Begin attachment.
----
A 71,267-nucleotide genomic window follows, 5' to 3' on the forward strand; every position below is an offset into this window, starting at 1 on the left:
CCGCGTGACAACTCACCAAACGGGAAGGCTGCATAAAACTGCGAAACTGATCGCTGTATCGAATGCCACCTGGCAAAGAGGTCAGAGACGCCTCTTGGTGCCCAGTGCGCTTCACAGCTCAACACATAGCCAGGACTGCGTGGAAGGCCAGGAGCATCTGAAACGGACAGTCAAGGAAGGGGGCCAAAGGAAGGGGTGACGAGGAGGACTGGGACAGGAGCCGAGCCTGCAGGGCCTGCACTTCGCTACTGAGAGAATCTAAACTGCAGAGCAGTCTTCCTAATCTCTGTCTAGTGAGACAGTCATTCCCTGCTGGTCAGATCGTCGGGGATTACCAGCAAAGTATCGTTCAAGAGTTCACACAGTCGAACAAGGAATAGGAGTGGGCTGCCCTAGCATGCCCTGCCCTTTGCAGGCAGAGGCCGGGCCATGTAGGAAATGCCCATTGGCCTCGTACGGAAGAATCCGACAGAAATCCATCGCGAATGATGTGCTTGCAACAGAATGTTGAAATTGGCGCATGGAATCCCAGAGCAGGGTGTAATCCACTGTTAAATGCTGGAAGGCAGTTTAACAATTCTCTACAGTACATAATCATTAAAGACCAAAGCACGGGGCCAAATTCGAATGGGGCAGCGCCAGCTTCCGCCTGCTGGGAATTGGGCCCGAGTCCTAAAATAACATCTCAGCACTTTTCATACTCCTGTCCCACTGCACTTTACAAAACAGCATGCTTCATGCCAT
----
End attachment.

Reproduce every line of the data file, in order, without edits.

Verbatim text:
A 71,267-nucleotide genomic window follows, 5' to 3' on the forward strand; every position below is an offset into this window, starting at 1 on the left:
CCGCGTGACAACTCACCAAACGGGAAGGCTGCATAAAACTGCGAAACTGATCGCTGTATCGAATGCCACCTGGCAAAGAGGTCAGAGACGCCTCTTGGTGCCCAGTGCGCTTCACAGCTCAACACATAGCCAGGACTGCGTGGAAGGCCAGGAGCATCTGAAACGGACAGTCAAGGAAGGGGGCCAAAGGAAGGGGTGACGAGGAGGACTGGGACAGGAGCCGAGCCTGCAGGGCCTGCACTTCGCTACTGAGAGAATCTAAACTGCAGAGCAGTCTTCCTAATCTCTGTCTAGTGAGACAGTCATTCCCTGCTGGTCAGATCGTCGGGGATTACCAGCAAAGTATCGTTCAAGAGTTCACACAGTCGAACAAGGAATAGGAGTGGGCTGCCCTAGCATGCCCTGCCCTTTGCAGGCAGAGGCCGGGCCATGTAGGAAATGCCCATTGGCCTCGTACGGAAGAATCCGACAGAAATCCATCGCGAATGATGTGCTTGCAACAGAATGTTGAAATTGGCGCATGGAATCCCAGAGCAGGGTGTAATCCACTGTTAAATGCTGGAAGGCAGTTTAACAATTCTCTACAGTACATAATCATTAAAGACCAAAGCACGGGGCCAAATTCGAATGGGGCAGCGCCAGCTTCCGCCTGCTGGGAATTGGGCCCGAGTCCTAAAATAACATCTCAGCACTTTTCATACTCCTGTCCCACTGCACTTTACAAAACAGCATGCTTCATGCCAT